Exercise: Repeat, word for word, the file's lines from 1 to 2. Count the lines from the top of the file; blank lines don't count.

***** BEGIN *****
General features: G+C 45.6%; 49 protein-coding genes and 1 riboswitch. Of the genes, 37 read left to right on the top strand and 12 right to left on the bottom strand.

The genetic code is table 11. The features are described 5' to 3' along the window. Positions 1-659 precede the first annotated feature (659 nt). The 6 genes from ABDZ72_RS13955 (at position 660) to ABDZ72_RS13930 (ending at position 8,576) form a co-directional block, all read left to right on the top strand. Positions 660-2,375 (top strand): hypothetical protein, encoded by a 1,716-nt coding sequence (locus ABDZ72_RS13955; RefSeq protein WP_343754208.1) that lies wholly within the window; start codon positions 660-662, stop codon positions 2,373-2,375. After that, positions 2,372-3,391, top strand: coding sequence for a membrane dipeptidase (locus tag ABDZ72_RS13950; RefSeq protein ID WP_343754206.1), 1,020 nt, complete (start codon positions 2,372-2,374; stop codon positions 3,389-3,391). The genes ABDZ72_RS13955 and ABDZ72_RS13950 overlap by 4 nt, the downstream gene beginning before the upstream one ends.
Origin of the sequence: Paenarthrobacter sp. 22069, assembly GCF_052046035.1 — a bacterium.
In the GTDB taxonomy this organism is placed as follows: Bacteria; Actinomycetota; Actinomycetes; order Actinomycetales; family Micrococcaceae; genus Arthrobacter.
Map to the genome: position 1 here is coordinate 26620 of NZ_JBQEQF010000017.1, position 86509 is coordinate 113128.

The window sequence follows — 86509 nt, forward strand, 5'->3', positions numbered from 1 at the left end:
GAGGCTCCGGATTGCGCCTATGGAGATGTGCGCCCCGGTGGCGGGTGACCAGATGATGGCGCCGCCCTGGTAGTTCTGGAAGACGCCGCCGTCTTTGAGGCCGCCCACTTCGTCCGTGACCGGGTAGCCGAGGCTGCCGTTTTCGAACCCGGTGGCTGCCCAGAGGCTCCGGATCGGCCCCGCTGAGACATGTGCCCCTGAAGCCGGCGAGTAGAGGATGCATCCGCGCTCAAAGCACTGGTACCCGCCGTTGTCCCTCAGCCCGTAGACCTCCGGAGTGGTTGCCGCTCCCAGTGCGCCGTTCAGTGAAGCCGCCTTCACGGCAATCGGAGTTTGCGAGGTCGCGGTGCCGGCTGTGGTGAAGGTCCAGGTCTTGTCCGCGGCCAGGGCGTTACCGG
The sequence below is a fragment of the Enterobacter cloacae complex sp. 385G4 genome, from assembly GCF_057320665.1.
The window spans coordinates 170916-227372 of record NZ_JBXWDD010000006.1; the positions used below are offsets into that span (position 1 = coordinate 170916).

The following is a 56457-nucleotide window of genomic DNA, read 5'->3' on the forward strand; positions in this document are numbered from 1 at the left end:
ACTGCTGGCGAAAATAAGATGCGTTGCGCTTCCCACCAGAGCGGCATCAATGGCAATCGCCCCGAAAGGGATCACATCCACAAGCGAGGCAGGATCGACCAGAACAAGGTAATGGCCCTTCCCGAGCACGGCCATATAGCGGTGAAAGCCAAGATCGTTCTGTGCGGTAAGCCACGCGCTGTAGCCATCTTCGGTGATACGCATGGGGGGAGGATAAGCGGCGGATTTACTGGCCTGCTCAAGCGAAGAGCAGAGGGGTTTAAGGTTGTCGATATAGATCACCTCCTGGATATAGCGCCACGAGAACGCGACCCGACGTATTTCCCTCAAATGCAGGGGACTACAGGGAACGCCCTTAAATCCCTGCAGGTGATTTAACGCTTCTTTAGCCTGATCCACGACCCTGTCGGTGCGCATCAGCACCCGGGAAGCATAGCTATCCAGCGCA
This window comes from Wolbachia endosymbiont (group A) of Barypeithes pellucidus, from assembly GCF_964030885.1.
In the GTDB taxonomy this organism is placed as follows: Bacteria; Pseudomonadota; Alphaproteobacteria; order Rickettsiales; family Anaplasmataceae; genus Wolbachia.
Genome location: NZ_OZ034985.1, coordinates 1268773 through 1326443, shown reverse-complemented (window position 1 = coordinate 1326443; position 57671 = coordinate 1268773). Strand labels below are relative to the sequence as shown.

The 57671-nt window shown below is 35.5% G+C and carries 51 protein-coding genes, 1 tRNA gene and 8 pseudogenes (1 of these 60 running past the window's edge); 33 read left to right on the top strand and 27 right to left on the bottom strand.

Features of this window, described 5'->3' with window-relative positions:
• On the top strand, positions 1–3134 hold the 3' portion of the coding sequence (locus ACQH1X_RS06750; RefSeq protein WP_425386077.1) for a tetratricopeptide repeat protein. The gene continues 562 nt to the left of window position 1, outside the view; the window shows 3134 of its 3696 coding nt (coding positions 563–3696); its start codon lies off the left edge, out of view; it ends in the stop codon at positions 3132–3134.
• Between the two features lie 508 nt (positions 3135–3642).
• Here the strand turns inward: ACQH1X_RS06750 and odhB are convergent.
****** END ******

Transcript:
General features: G+C 45.6%; 49 protein-coding genes and 1 riboswitch. Of the genes, 37 read left to right on the top strand and 12 right to left on the bottom strand.

The genetic code is table 11. The features are described 5' to 3' along the window. Positions 1-659 precede the first annotated feature (659 nt). The 6 genes from ABDZ72_RS13955 (at position 660) to ABDZ72_RS13930 (ending at position 8,576) form a co-directional block, all read left to right on the top strand. Positions 660-2,375 (top strand): hypothetical protein, encoded by a 1,716-nt coding sequence (locus ABDZ72_RS13955; RefSeq protein WP_343754208.1) that lies wholly within the window; start codon positions 660-662, stop codon positions 2,373-2,375. After that, positions 2,372-3,391, top strand: coding sequence for a membrane dipeptidase (locus tag ABDZ72_RS13950; RefSeq protein ID WP_343754206.1), 1,020 nt, complete (start codon positions 2,372-2,374; stop codon positions 3,389-3,391). The genes ABDZ72_RS13955 and ABDZ72_RS13950 overlap by 4 nt, the downstream gene beginning before the upstream one ends.